Last Thursday, I had to make a brief excursion to Philadelphia for lunch. It was Day Four of the market turmoil, and the numbers were bad. As I settled into some reading aboard the train south, the man behind me—who clearly worked in finance—made a cell-phone call, apparently to a colleague. "How am I doing?" the man said, his voice—as all voices tend to do—carrying across the car. "How am I doing? I'm doing pretty sh–––y, that's how I'm doing." A few moments later the conductor came along the aisle and, noting the glum faces in the car and the grim headlines, said to no one in particular: "Guys—cheer up! We'll be back, stronger and better. That's the great thing about dollar-cost averaging."
There, in a single car on Amtrak, were two of the many competing emotions and views of the American economy—short-term gloom and long-term good cheer. Something else was also happening in those hours: Republicans were about to lead the largest government intervention into the workings of the market since the Great Depression. As Fareed Zakaria notes in this week's issue, Washington's assumption of responsibility for the troubled securities that threatened to create even more chaos on Wall Street and beyond effectively blows up many of the country's most cherished ideological categories. Conservatives had suddenly become nationalizers—a realistic recognition that life is rather more complicated than it sometimes seems on the presidential campaign trail.
The leading conservative: Treasury Secretary Henry Paulson, who has emerged, one hopes, as Wall Street's Fortinbras, come to restore order after bloodshed and confusion. In the cover profile, Daniel Gross, who interviewed Paulson after the secretary announced the bailout, explores the conflict between Paulson's free-market philosophy and the exigencies of the moment. We suspect very few Americans could have told you much (if anything) about Paulson until he helped broker the deal that brought Washington to Wall Street, and Daniel's piece paints an intimate portrait of a man who is now shaping the way all of us live.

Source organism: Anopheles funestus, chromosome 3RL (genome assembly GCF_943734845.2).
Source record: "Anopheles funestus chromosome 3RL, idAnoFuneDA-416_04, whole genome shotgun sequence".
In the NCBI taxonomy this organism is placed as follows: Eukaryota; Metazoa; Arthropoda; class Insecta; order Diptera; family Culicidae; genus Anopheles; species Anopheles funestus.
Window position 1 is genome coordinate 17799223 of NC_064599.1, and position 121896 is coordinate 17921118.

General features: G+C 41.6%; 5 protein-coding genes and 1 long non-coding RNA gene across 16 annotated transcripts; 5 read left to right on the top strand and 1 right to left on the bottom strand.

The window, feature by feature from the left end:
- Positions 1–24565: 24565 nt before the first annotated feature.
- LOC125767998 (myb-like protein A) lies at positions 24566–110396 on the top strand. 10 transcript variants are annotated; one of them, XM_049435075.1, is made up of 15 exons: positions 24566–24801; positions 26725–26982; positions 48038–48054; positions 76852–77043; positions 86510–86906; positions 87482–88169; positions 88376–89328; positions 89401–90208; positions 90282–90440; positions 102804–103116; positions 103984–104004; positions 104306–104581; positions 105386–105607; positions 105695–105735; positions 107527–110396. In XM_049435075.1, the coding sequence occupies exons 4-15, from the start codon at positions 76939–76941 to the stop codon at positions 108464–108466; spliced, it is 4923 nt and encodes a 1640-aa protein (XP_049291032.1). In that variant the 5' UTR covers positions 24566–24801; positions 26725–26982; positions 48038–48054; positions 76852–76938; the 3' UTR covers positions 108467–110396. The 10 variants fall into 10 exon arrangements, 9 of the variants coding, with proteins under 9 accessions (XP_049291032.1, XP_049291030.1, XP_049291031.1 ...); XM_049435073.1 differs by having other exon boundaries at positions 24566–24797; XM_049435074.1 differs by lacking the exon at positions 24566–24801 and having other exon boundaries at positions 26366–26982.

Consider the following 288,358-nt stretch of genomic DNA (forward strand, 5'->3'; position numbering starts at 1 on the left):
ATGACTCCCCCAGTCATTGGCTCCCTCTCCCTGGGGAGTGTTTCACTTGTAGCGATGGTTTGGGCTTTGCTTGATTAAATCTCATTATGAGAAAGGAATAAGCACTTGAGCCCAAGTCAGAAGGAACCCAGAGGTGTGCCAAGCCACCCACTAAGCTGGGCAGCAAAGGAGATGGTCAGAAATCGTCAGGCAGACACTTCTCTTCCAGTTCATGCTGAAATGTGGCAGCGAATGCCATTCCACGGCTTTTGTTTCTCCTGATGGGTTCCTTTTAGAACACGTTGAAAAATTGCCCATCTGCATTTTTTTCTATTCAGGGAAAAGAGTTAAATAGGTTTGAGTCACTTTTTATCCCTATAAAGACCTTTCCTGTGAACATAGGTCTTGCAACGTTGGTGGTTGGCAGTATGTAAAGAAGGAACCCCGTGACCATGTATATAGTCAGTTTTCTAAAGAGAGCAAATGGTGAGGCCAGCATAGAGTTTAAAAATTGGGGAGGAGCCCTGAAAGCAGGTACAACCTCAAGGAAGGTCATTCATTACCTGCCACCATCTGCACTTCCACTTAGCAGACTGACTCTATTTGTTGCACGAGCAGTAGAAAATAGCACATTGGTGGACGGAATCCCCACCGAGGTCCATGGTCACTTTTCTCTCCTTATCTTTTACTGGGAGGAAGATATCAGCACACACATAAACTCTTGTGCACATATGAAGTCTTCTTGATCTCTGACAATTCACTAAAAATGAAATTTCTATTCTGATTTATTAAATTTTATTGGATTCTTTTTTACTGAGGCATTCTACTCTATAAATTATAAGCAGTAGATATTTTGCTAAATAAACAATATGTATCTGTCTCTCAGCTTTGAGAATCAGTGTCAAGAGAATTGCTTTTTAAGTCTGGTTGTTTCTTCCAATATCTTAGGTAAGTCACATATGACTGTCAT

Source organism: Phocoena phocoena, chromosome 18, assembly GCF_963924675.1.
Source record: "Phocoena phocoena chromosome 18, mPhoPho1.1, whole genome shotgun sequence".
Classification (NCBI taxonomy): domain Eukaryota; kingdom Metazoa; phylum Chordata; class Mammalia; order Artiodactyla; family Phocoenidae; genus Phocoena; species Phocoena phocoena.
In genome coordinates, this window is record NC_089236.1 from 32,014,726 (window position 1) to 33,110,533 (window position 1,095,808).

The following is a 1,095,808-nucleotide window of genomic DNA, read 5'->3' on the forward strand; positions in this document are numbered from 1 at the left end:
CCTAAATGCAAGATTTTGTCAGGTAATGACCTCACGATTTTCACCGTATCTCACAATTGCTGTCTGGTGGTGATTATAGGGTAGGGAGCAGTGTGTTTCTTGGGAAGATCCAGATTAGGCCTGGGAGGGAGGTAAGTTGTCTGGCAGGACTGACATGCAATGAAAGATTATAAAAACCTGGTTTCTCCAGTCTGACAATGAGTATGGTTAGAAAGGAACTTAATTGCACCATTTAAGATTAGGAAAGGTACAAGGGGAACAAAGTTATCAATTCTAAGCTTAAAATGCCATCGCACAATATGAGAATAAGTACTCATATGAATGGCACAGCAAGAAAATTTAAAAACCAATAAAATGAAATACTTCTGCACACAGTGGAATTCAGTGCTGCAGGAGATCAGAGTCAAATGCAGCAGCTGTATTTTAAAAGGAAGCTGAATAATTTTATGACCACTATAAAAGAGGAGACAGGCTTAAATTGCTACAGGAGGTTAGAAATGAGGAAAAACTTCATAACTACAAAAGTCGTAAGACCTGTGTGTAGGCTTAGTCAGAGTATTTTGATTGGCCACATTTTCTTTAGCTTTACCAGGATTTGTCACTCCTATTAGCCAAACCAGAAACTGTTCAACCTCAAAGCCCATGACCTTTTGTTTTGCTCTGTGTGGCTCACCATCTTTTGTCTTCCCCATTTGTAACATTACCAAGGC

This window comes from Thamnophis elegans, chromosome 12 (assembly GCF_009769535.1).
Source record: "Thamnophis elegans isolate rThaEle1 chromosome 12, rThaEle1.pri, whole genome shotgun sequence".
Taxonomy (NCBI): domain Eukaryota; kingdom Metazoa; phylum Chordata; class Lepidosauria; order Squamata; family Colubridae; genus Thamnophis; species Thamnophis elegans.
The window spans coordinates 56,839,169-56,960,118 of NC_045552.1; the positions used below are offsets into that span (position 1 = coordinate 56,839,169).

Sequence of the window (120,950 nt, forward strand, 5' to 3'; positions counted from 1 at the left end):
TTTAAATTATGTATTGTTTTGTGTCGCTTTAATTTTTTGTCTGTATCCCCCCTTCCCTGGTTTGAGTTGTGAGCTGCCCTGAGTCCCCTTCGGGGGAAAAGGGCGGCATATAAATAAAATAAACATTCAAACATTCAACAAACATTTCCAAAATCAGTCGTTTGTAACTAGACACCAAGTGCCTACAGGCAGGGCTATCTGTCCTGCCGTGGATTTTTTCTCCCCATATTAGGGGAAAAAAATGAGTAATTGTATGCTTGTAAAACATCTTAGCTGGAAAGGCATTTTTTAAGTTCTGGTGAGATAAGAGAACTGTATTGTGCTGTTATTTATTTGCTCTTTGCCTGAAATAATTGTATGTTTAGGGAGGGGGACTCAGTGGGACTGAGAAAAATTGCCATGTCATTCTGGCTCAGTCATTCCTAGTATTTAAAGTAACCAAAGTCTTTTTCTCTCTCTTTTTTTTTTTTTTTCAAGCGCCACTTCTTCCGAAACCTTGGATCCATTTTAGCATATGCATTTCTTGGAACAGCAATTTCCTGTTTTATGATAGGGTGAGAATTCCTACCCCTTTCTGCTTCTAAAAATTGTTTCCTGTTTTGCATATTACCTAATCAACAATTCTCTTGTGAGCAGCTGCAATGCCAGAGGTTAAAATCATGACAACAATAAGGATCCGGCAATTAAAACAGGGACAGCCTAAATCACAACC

In weeks like these, the temptation for magazine journalists is to do what are known as conceptual covers—illustrations almost always involving the jagged line of a falling Dow, or some kind of bear or a white-collar staple such as suspenders, a Town Car or a briefcase. From the first of the week, however, our strong instinct was to use Paulson, a fascinating figure, to tell the larger story of market turmoil.
He had, Daniel writes, "a message he never expected to deliver … Paulson—free-market thinker, former CEO of Goldman Sachs and Treasury secretary to a conservative Republican president—was unveiling to the world a massive taxpayer bailout of the American financial system. Afterward, as he headed into yet another weekend of nonstop work with his team, carrying the weight of the troubled markets on his shoulders, the former college-football star was clearly conflicted about what he'd just proposed. "It's very unpleasant for me, but it's a lot more attractive than the alternative … We can spend a lot of time talking about how it happened and how we got here. But we have to get through the night first'."
Getting through the night. I trust my fellow passenger did, and that he is feeling better, and I am grateful to that conductor, who insisted on seeing the bright side. I am sure he got through the evening quite well. May we all sleep more soundly in the new reign of King Henry.